Australia’s government said its carbon tax plan will provide “certainty” to investors by establishing a mechanism for businesses to buy permits from overseas to meet emission reduction targets.
The legislation isn’t likely to be repealed even if the ruling Labor party were to lose power to the Liberal-National coalition led by Tony Abbott, Climate Change Minister Greg Combet told Australian Broadcasting Corp. television yesterday. Bills for the new tax were introduced into the nation’s House of Representatives last week.
“It’s a practical piece of policy work that needs to be made and I don’t think it will be repealed at all,” Combet said. “It’s a very important economic reform and it will drive productivity and innovation in the economy but it will also provide a lot of certainty for investors.”
Charging polluters A$23 ($24) per metric ton of carbon dioxide from July 1 is forecast to raise A$27.8 billion in three years as the nation targets a 5 percent reduction in emissions by 2020 compared with levels in 2000. Australia will release a new report about the economic impact of the tax this week.
Support for Prime Minister Julia Gillard and her Labor Party has fallen since she announced the carbon tax in July, reversing a pledge made before last year’s election that the government wouldn’t make such a move.
Gillard’s approval rating fell to 23 percent, down six percentage points in two weeks, in a Newspoll survey published Sept. 6 in the Australian newspaper. Support for the government was at 41 percent compared with 59 percent for Abbott’s coalition, it said. The poll queried 1,152 voters between Sept. 2 and Sept. 4 and had an error margin of three percentage points.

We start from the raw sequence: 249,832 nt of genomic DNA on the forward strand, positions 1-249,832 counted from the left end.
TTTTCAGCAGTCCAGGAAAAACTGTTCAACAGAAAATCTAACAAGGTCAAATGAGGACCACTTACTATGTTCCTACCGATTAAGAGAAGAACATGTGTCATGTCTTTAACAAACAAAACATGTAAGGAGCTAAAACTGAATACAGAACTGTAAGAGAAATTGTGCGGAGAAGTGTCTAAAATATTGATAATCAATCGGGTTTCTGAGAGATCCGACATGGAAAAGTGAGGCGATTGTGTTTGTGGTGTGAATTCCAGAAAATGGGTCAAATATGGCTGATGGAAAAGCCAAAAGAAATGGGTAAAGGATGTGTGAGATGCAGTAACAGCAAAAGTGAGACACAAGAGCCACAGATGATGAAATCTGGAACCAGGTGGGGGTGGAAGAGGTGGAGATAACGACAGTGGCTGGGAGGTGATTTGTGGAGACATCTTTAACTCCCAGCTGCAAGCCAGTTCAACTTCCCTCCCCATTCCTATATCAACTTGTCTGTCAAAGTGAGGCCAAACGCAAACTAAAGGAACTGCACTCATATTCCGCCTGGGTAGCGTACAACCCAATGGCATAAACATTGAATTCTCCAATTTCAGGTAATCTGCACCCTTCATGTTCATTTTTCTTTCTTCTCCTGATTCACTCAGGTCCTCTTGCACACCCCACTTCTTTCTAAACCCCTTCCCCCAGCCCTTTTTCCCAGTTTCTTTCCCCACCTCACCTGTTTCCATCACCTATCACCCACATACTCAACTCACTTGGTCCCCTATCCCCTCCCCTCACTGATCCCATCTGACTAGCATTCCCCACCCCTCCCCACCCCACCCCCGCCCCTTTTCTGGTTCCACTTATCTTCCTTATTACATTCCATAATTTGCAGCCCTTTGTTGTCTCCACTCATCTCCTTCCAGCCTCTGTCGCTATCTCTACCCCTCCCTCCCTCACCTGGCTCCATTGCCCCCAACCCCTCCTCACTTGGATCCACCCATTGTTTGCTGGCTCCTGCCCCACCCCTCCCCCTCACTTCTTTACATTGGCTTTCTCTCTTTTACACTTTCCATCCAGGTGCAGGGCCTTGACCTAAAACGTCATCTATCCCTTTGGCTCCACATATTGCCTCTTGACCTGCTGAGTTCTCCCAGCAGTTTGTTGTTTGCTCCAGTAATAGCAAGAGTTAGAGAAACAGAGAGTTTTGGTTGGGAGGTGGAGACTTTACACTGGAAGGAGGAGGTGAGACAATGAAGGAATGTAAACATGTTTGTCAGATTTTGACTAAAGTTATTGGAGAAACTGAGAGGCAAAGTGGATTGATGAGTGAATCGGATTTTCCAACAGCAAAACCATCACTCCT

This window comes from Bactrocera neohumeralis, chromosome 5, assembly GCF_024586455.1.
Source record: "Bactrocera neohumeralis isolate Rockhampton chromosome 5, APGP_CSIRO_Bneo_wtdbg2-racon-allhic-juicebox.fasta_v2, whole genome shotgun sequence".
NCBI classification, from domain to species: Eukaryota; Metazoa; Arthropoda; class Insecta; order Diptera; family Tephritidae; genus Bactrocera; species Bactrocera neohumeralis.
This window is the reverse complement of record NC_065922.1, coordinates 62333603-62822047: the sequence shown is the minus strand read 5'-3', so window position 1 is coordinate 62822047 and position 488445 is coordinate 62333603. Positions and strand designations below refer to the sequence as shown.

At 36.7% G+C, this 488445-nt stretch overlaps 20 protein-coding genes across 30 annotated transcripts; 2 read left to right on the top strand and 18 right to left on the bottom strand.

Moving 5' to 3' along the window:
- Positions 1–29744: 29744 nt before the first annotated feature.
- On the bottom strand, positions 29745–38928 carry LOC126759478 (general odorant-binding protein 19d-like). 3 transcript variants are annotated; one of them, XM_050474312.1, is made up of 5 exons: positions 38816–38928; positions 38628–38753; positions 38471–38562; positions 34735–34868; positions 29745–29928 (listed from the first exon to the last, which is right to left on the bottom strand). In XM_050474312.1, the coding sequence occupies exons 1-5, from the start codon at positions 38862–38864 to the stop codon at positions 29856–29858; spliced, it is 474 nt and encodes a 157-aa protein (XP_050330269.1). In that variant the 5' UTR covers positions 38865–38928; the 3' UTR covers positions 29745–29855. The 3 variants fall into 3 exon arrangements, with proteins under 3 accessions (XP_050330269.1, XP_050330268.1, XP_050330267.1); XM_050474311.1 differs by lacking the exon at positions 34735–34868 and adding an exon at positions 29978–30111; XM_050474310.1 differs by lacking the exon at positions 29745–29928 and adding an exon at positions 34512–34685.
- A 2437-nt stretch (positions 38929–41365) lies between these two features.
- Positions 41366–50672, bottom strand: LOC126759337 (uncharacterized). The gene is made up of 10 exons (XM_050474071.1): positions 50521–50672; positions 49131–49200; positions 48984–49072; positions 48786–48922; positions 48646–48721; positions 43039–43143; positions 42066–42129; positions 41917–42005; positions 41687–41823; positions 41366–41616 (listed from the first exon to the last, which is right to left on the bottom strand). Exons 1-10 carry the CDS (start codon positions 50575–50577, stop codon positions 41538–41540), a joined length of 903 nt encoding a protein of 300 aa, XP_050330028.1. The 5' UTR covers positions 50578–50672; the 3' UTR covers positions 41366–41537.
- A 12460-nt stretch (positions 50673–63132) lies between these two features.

The opposition yesterday affirmed plans to repeal the tax if it wins office as it instead opts for a policy aimed at mitigation through initiatives such as carbon sequestration.
“Our approach is a fixed amount of expenditure to clean up Australia,’ opposition climate spokesman Greg Hunt told ABC TV.
The carbon emissions modeling report to be released this week is likely to show the economy will “continue to grow strongly” under a carbon price while cutting pollution, Treasurer Wayne Swan said in an e-mailed statement yesterday.
The price on carbon dioxide emissions will take effect from July 1, subject to the legislation being approved by Parliament, with a cap-and-trade system similar to that in place in Europe to be implemented from 2015.
The program takes its name from caps on emissions that encourage polluters to trade spare permits allocated by government.
While Australia moves toward emissions trading, the European Union is putting curbs on the United Nations-run carbon credit market. The U.S. rejected a federal cap-and-trade program for emissions last year after Congress blocked it because of costs and doubts about global warming.
“The government says it’s looking to clean up the Australian economy. It’s not,” said the opposition’s Hunt. “Their modeling assumes that the United States will have a fully integrated, effective cap-and-trade or carbon tax system by 2016, which is a fantasy.”
The Australian government will provide A$9.2 billion in the form of free carbon permits over the first three years to assist the biggest-polluting businesses such as aluminum smelters, steelmakers and pulp manufacturers.
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